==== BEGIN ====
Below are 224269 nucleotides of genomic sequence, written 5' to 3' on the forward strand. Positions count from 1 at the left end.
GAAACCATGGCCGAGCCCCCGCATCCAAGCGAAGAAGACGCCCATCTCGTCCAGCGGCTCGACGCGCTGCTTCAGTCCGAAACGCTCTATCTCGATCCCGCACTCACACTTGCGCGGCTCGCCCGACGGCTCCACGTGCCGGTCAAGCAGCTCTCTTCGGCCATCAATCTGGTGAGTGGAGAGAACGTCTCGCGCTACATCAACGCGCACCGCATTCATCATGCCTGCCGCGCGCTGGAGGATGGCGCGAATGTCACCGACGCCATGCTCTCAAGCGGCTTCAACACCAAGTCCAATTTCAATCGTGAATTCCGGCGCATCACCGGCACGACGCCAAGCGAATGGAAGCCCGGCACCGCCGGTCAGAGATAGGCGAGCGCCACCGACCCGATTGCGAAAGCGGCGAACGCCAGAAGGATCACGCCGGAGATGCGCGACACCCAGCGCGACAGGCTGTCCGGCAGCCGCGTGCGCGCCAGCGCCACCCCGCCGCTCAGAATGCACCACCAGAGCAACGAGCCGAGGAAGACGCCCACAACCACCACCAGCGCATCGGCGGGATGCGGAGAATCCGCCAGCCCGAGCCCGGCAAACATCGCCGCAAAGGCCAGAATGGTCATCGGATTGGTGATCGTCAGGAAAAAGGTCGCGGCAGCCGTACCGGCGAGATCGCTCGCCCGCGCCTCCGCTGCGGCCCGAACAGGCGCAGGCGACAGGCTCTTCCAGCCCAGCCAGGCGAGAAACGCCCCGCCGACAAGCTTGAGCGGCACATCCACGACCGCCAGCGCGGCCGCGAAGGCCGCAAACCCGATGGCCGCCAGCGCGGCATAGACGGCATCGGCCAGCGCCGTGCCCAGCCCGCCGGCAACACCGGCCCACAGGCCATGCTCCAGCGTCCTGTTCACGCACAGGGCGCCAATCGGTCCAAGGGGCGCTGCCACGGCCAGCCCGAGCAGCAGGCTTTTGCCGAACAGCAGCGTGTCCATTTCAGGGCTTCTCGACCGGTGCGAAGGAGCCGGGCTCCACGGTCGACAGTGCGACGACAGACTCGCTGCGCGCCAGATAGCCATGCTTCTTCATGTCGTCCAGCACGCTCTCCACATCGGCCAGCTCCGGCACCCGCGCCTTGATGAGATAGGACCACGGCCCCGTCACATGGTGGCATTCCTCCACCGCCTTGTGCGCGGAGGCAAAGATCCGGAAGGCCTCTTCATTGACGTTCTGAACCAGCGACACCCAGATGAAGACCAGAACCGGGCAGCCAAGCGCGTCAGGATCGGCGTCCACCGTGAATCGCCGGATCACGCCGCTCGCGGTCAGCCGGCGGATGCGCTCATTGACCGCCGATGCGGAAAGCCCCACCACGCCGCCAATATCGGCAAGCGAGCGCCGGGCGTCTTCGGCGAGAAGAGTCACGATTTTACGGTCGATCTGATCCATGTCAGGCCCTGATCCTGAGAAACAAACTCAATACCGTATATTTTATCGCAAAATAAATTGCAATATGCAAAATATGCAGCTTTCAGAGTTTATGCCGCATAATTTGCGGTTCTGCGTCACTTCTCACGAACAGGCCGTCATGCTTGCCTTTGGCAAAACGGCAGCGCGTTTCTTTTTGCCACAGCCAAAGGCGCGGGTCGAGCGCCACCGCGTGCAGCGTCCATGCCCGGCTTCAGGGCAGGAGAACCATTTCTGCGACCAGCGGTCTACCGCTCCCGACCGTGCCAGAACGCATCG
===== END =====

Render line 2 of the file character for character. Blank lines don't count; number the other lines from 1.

GAAACCATGGCCGAGCCCCCGCATCCAAGCGAAGAAGACGCCCATCTCGTCCAGCGGCTCGACGCGCTGCTTCAGTCCGAAACGCTCTATCTCGATCCCGCACTCACACTTGCGCGGCTCGCCCGACGGCTCCACGTGCCGGTCAAGCAGCTCTCTTCGGCCATCAATCTGGTGAGTGGAGAGAACGTCTCGCGCTACATCAACGCGCACCGCATTCATCATGCCTGCCGCGCGCTGGAGGATGGCGCGAATGTCACCGACGCCATGCTCTCAAGCGGCTTCAACACCAAGTCCAATTTCAATCGTGAATTCCGGCGCATCACCGGCACGACGCCAAGCGAATGGAAGCCCGGCACCGCCGGTCAGAGATAGGCGAGCGCCACCGACCCGATTGCGAAAGCGGCGAACGCCAGAAGGATCACGCCGGAGATGCGCGACACCCAGCGCGACAGGCTGTCCGGCAGCCGCGTGCGCGCCAGCGCCACCCCGCCGCTCAGAATGCACCACCAGAGCAACGAGCCGAGGAAGACGCCCACAACCACCACCAGCGCATCGGCGGGATGCGGAGAATCCGCCAGCCCGAGCCCGGCAAACATCGCCGCAAAGGCCAGAATGGTCATCGGATTGGTGATCGTCAGGAAAAAGGTCGCGGCAGCCGTACCGGCGAGATCGCTCGCCCGCGCCTCCGCTGCGGCCCGAACAGGCGCAGGCGACAGGCTCTTCCAGCCCAGCCAGGCGAGAAACGCCCCGCCGACAAGCTTGAGCGGCACATCCACGACCGCCAGCGCGGCCGCGAAGGCCGCAAACCCGATGGCCGCCAGCGCGGCATAGACGGCATCGGCCAGCGCCGTGCCCAGCCCGCCGGCAACACCGGCCCACAGGCCATGCTCCAGCGTCCTGTTCACGCACAGGGCGCCAATCGGTCCAAGGGGCGCTGCCACGGCCAGCCCGAGCAGCAGGCTTTTGCCGAACAGCAGCGTGTCCATTTCAGGGCTTCTCGACCGGTGCGAAGGAGCCGGGCTCCACGGTCGACAGTGCGACGACAGACTCGCTGCGCGCCAGATAGCCATGCTTCTTCATGTCGTCCAGCACGCTCTCCACATCGGCCAGCTCCGGCACCCGCGCCTTGATGAGATAGGACCACGGCCCCGTCACATGGTGGCATTCCTCCACCGCCTTGTGCGCGGAGGCAAAGATCCGGAAGGCCTCTTCATTGACGTTCTGAACCAGCGACACCCAGATGAAGACCAGAACCGGGCAGCCAAGCGCGTCAGGATCGGCGTCCACCGTGAATCGCCGGATCACGCCGCTCGCGGTCAGCCGGCGGATGCGCTCATTGACCGCCGATGCGGAAAGCCCCACCACGCCGCCAATATCGGCAAGCGAGCGCCGGGCGTCTTCGGCGAGAAGAGTCACGATTTTACGGTCGATCTGATCCATGTCAGGCCCTGATCCTGAGAAACAAACTCAATACCGTATATTTTATCGCAAAATAAATTGCAATATGCAAAATATGCAGCTTTCAGAGTTTATGCCGCATAATTTGCGGTTCTGCGTCACTTCTCACGAACAGGCCGTCATGCTTGCCTTTGGCAAAACGGCAGCGCGTTTCTTTTTGCCACAGCCAAAGGCGCGGGTCGAGCGCCACCGCGTGCAGCGTCCATGCCCGGCTTCAGGGCAGGAGAACCATTTCTGCGACCAGCGGTCTACCGCTCCCGACCGTGCCAGAACGCATCG